Guayakí Yerba Mate - A Powerful Rainforest Experience
Buzz in the PressStar Performers
By SARAH THEODORE
New formulation trends in sports and energy drinks
In this age of functionality no beverage has received as much attention as the energy drink. The category promises not only increased stamina but vitamins, minerals and numerous other ingredients designed for performance. Combined with sports drinks and functional waters, energy drinks have created a "performance beverage" phenomenon that crosses category lines.
Both energy drinks and sports drinks have clear category leaders - Red Bull and Gatorade, respectively. But both segments also have inspired numerous competitors, all attempting to differentiate themselves with unique formulations. During the past year, 120 new energy drinks have hit the U.S. market, according to Mintel International's Global New Products Database. Vitamin and mineral content is the leading claim among the new entries, followed by "low/no/reduced calories," "low/no/reduced sugar," "low/no/reduced carbohydrates," and "organic." The organic claim is a new and growing niche. It did not make it into the top five claims during the previous year, although "all natural" was represented.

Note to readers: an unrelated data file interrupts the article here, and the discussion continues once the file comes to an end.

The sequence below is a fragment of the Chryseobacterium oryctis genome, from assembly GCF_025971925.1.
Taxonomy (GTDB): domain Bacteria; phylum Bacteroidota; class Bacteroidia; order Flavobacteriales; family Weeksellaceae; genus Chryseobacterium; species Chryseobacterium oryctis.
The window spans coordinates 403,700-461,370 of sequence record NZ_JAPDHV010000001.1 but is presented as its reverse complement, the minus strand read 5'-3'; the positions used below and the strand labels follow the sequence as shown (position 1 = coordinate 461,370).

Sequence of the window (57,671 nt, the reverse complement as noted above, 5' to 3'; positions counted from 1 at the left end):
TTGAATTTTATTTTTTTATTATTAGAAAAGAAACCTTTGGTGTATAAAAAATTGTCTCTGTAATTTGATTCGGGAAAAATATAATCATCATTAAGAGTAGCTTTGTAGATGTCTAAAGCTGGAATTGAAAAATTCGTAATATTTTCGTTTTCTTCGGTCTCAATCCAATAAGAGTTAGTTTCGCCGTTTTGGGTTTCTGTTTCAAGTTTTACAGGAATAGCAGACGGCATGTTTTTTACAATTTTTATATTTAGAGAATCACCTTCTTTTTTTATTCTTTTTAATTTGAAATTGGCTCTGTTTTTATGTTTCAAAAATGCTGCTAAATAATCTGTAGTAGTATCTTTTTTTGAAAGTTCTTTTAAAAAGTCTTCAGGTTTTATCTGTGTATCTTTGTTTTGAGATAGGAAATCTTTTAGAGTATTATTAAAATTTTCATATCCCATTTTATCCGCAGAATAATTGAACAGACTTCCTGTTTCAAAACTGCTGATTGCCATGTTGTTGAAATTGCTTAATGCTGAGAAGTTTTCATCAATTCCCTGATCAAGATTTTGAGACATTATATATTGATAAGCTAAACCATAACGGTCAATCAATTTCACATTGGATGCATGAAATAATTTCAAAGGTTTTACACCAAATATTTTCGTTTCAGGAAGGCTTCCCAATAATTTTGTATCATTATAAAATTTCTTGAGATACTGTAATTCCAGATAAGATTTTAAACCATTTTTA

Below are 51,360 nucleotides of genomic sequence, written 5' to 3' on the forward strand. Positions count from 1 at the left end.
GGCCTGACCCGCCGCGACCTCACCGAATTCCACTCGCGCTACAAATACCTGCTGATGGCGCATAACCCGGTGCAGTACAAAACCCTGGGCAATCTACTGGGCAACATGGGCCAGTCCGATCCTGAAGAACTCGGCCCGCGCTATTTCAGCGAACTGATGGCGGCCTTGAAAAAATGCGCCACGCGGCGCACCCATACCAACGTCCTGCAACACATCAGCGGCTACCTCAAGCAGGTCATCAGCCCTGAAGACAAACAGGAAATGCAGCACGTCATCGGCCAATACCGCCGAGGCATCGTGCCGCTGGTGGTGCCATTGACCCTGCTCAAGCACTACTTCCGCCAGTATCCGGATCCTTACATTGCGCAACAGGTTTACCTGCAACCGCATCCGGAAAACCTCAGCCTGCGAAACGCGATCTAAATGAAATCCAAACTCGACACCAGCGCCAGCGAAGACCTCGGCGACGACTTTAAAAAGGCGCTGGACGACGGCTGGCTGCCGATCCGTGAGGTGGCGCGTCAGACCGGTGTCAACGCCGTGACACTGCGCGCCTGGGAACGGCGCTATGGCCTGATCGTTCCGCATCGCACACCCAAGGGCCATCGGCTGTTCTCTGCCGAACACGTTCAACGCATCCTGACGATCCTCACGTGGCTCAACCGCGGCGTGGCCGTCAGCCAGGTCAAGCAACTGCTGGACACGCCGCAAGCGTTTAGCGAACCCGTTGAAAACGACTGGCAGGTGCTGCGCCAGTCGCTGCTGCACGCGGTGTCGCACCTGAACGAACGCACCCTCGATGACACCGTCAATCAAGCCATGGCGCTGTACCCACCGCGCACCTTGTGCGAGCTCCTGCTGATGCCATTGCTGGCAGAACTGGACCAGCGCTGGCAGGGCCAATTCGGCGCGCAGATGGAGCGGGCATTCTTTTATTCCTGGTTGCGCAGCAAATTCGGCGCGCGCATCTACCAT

Fewer sports drinks have been created during the past year, according to Mintel, but several entries came from category leader Gatorade, which highlights the changes taking place in that category.
Twenty-seven new sports drinks have been launched in the United States during the past year. Similar to energy drinks, vitamin and mineral fortification tops the list of product claims, followed by "low/no/reduced sugar," "low/no/reduced calories," "all natural" and "no additives or preservatives." The "no additives" claim was the top getter during the previous year, and "low sodium," which did not even make the list this year, was third on the list of popular claims, indicating a shift in the category's priorities in 2007.
Performance beverages are moving to more complex formulations, says Ram Chaudhari, chief scientific officer at Fortitech Inc., Schenectady, N.Y., which creates customized premix blends of nutrients such as vitamins, minerals, amino acids and herbal ingredients for beverages, including energy and sports drinks.
"Gatorade is a good example," he says. "It's a very effective hydration beverage containing electrolytes. However, there is a new generation that takes a Gatorade type [drink] and then you add to it a mineral like zinc and magnesium and some of the B vitamins that are energy boosters."
Gatorade, in fact, introduced several new products last month as part of PepsiCo's "Hydration Portfolio," which includes the Gatorade brand, Propel waters, SoBe Life Water and Aquafina. New G2 is a hydration formulation for off-the-field use that contains the same electrolyte balance - 110 mg. of sodium and 30 mg. of potassium - as the brand's flagship product, but half the carbohydrates and calories, at 7 grams of carbohydrates and 25 calories per 8-ounce serving.
The company also rolled out new Propel Invigorating Water, a caffeinated version of Propel Fit Water. The product contains 20 mg. of caffeine, as well as vitamins B6, B3 and B5.